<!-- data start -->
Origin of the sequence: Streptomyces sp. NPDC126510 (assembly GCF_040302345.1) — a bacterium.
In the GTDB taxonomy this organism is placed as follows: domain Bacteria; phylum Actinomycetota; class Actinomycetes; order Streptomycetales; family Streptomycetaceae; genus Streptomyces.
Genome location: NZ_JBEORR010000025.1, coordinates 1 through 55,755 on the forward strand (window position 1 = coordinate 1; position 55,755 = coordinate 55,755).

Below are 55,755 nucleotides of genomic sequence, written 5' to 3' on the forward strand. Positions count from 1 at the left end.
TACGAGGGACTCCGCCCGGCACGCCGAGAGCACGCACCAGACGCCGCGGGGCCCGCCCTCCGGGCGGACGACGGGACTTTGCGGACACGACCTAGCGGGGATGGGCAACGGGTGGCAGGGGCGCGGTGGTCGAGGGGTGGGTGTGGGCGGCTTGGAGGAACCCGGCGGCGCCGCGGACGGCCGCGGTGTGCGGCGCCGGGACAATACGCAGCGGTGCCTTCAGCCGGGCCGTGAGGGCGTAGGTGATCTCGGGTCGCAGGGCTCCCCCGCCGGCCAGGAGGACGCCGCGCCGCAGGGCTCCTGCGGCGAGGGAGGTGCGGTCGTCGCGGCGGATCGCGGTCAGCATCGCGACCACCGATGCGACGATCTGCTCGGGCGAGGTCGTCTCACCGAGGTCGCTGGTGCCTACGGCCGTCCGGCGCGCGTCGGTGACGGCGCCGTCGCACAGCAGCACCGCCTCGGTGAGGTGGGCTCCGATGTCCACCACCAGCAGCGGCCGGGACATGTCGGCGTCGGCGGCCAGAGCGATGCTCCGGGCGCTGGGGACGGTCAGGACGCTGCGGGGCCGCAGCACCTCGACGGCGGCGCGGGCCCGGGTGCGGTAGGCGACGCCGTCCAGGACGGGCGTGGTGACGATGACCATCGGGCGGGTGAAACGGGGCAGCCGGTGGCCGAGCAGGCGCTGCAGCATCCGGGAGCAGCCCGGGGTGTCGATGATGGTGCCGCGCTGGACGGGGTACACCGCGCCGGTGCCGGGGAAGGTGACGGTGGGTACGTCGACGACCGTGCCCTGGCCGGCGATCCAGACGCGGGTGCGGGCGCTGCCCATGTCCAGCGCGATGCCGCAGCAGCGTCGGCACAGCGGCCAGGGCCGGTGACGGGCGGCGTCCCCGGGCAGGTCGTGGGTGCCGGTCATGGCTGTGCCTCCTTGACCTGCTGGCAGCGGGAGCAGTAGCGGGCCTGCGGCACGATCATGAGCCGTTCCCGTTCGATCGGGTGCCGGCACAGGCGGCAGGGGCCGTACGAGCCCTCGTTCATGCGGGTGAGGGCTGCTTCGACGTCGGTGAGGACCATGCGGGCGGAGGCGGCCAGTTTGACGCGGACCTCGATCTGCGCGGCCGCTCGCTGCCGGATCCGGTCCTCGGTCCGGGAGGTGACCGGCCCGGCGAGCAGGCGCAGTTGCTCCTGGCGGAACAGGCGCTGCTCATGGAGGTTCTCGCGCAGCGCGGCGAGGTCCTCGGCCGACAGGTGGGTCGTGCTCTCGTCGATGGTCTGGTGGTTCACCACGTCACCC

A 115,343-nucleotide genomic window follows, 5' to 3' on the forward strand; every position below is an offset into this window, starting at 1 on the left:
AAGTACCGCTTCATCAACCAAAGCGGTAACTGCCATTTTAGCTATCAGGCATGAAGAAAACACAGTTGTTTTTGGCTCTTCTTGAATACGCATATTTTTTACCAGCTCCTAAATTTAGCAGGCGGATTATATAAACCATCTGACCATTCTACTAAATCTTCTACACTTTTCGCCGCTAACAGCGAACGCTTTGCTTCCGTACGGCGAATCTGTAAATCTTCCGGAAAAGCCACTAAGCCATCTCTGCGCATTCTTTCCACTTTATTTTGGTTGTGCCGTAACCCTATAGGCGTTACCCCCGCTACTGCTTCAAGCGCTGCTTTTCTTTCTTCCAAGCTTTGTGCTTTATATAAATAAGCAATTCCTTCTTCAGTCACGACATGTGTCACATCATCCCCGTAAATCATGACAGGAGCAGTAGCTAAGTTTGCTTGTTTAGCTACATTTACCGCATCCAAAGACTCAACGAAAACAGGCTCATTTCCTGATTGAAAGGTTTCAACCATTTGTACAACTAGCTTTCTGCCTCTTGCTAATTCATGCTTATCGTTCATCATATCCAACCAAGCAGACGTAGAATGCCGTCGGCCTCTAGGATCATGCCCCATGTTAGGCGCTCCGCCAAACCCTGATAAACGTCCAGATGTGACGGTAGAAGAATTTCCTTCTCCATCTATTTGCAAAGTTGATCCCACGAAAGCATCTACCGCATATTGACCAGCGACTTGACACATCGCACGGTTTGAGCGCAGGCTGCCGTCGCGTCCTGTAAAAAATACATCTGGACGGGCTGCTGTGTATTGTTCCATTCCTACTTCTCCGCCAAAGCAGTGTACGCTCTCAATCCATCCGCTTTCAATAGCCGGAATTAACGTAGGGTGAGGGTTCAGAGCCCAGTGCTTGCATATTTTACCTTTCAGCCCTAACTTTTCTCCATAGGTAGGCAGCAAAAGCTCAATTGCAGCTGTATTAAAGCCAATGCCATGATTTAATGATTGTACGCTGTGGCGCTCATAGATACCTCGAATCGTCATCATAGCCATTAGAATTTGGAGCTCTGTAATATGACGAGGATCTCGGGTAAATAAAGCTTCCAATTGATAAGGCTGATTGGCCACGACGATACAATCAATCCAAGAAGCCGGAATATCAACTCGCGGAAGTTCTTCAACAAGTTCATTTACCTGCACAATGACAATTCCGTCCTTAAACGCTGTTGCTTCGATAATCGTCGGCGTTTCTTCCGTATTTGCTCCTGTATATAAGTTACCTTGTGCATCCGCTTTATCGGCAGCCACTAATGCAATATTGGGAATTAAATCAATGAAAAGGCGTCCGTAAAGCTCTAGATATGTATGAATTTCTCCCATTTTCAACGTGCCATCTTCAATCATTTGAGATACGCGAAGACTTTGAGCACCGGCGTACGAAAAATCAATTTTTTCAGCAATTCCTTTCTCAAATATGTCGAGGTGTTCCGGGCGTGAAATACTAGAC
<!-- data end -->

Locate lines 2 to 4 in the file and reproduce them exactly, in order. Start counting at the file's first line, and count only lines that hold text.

In the GTDB taxonomy this organism is placed as follows: domain Bacteria; phylum Actinomycetota; class Actinomycetes; order Streptomycetales; family Streptomycetaceae; genus Streptomyces.
Genome location: NZ_JBEORR010000025.1, coordinates 1 through 55,755 on the forward strand (window position 1 = coordinate 1; position 55,755 = coordinate 55,755).

Below are 55,755 nucleotides of genomic sequence, written 5' to 3' on the forward strand. Positions count from 1 at the left end.